Latter-day carpetbaggers are here to save the children

Betty BeanKnox Scene

I’ve rarely been so happy about action of Knox County Commission as I was this week when the commission defeated efforts by District 7 commissioner Rhonda Lee to pass an aspirational (that means it doesn’t do anything) resolution to protect children from bad stuff.

It was the second time Lee has been rebuffed by her colleagues. She lost first on an aspirational resolution to rein in Hallsdale-Powell Utility District. This time she had only her own vote, losing 1-9-1 (Kyle Ward missed the vote). The resolution was written by a fellow who moved here from somewhere else.

Has anybody else noticed the abundance of carpetbaggers around here these days? You don’t have to look very hard to find them.

One of Monday night’s speakers who flat-out asked Knox County Commission to protect our children from drag queens said she and her husband had already taken their message over to the Anderson County Commission. She said she and hubs are tickled to be here in Tennessee after fleeing San Diego, which has gone straight to hell since the Democrats screwed everything up.

The unmarried, childless, 40-ish GOP campaign operative, who discovered the Lee-sponsored Innocence Resolution on a Michigan county’s agenda, wasn’t at the meeting – or if he was, he didn’t show himself on TV. He migrated here from Illinois a few years ago and managed Lee’s commission campaign, which hammered away at traditional Republican pocketbook issues like utility bills and taxes, but failed to bring up the problem of drag shows, so he gave Lee a resolution aimed to remedy that omission. He hates to see young people being set upon by “groomers.”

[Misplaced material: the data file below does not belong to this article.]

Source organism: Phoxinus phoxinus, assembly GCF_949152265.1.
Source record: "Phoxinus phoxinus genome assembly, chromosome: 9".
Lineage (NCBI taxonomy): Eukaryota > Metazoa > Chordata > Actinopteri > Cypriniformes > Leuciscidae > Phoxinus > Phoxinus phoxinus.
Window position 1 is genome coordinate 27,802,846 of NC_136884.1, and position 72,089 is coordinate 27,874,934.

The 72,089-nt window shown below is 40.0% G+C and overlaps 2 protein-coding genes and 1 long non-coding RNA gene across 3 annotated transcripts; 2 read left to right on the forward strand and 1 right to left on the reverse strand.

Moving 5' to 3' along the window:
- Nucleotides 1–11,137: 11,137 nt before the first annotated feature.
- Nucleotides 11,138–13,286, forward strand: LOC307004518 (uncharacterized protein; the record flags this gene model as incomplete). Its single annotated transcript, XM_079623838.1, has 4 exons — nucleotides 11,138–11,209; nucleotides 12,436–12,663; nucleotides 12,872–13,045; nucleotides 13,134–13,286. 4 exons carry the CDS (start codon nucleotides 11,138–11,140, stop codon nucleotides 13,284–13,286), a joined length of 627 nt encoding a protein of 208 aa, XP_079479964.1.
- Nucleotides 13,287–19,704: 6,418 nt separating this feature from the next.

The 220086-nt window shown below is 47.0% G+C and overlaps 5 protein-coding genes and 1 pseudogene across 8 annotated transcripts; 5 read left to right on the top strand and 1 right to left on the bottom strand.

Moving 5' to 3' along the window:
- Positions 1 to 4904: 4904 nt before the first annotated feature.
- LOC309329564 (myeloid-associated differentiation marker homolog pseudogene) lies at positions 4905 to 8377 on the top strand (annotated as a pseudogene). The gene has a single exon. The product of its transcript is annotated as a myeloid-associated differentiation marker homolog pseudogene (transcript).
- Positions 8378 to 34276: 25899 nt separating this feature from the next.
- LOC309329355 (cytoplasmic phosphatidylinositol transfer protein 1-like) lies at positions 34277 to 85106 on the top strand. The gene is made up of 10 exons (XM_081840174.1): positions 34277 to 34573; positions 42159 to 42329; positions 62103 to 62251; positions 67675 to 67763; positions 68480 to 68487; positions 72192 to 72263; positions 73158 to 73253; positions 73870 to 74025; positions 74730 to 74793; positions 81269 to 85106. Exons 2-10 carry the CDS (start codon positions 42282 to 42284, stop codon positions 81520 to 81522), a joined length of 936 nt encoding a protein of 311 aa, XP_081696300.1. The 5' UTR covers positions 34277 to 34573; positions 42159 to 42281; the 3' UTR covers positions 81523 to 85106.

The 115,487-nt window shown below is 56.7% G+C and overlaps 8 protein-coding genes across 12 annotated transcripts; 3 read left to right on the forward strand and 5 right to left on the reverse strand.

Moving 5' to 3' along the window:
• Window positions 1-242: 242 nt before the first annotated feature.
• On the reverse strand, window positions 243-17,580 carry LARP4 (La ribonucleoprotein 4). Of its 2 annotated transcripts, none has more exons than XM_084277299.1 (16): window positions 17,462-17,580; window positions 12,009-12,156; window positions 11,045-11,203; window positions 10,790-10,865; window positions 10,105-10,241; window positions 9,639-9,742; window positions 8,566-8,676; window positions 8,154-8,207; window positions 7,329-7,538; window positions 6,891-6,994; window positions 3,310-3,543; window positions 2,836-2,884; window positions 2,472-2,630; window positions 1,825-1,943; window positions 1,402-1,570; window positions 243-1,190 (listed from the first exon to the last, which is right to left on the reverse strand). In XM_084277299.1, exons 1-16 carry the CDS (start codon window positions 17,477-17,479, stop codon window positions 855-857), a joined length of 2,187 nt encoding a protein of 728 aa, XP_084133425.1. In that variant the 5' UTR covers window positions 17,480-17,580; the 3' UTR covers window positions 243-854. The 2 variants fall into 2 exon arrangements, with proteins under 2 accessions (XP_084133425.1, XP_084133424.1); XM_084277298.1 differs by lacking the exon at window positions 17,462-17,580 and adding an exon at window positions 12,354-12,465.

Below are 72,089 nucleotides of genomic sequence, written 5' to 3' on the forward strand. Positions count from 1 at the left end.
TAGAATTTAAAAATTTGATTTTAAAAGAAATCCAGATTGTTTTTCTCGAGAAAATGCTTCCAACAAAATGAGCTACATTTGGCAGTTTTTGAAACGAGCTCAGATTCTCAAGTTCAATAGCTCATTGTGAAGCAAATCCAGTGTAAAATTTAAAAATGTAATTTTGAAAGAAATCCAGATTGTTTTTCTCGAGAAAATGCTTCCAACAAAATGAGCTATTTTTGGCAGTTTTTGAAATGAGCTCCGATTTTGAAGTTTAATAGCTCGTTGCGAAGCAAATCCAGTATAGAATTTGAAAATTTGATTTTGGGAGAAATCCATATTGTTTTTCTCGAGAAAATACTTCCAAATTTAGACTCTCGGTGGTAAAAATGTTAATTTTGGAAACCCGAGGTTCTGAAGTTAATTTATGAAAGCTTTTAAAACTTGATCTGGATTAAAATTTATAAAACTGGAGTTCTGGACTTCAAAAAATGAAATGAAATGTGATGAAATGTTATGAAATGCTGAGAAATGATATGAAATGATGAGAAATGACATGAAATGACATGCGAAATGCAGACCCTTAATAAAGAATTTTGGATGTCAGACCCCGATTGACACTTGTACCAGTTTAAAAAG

His friend and colleague (and the co-architect of the winless 2021 GOP foray into city politics that promised a sweep), a one-term Knox County Republican Party chair wasn’t there, either, but his presence was felt the next day when he announced his intention to run for county law director. He is from New Jersey but ended up here after bouncing around the Right Coast looking for a law school.

The county GOP party chair he succeeded, and who was his local mentor, probably wasn’t there, either. This guy was a Comments Section superstar who became mayor of a tiny Jersey township before he packed up his talents and brought them to Knox County.

The choke-slamming wrestling star who registered to vote in Knox County in 2016, two years before he was elected county mayor in 2018 was probably at the meeting, since it’s kind of his job to be there and fans of the resolution are fans of his.

And that’s just a tiny sample of the migrants who have come here to make common cause with other freedom fighters (although I probably should mention that semi-famous right-wing lawyer who did some research and then moved to Blount County from Texas to find his tribe but was annoyed to discover that a liberal arts college founded in 1819 was sitting right in the middle of town not far from a LGBTQ-friendly bookstore).

Given this array of talent that has descended on us, I have to wonder if they are here to teach us hillbillies their ways, perhaps confusing our ornery outlook with the undiluted nuttery of the collar counties surrounding Nashville. Our school board meetings got loud and rowdy during the Covid epidemic – Middle Tennessee meetings made Saturday Night Live.

And although the Innocence Resolution didn’t spell out exactly what the children need protecting from, we can connect the dots. It’s LGBTQ folks, with an emphasis on the T, which stands for Trouble and also for Trans, which means men in tulle are going to be singing Baby Shark to unsuspecting children who are lining up to pee in litter boxes, obviously.

Betty Bean writes a Thursday opinion column for


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